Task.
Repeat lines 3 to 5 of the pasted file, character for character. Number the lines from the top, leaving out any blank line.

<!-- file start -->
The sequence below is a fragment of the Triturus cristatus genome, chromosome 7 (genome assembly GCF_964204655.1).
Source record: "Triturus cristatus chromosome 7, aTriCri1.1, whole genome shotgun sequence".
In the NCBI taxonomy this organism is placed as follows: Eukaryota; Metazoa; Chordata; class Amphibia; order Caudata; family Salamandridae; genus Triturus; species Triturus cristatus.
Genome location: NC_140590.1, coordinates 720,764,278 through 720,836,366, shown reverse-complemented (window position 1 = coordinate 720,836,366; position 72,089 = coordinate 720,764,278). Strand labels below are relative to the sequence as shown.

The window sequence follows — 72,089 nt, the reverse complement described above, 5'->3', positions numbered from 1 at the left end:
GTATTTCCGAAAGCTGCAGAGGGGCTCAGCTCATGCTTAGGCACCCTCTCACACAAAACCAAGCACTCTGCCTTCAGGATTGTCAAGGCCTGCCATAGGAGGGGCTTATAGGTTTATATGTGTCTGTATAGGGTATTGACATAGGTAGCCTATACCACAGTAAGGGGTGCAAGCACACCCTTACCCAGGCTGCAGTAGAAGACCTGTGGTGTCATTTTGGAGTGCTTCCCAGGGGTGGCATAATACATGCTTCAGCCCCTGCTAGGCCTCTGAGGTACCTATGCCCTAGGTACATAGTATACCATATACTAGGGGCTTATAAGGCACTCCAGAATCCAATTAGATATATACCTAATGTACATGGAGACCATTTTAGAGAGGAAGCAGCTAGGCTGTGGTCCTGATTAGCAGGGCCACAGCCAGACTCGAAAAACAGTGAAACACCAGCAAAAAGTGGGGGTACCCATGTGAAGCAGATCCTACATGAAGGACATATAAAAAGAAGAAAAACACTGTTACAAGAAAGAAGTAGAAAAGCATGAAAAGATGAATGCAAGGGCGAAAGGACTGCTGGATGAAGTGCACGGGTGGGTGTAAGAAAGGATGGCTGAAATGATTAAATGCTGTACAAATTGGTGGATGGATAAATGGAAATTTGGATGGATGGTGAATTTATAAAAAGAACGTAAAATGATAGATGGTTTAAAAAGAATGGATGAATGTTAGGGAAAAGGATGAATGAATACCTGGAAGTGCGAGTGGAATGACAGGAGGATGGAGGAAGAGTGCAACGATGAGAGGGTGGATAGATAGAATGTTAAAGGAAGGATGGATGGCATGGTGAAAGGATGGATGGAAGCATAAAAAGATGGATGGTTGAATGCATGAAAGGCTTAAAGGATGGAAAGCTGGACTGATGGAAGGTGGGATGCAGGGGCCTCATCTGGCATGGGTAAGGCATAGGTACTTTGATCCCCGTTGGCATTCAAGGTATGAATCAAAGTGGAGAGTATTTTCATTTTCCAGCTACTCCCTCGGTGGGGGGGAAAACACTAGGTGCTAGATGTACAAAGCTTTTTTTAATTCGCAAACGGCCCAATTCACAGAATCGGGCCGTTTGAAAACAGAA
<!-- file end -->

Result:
In the NCBI taxonomy this organism is placed as follows: Eukaryota; Metazoa; Chordata; class Amphibia; order Caudata; family Salamandridae; genus Triturus; species Triturus cristatus.
Genome location: NC_140590.1, coordinates 720,764,278 through 720,836,366, shown reverse-complemented (window position 1 = coordinate 720,836,366; position 72,089 = coordinate 720,764,278). Strand labels below are relative to the sequence as shown.

The window sequence follows — 72,089 nt, the reverse complement described above, 5'->3', positions numbered from 1 at the left end: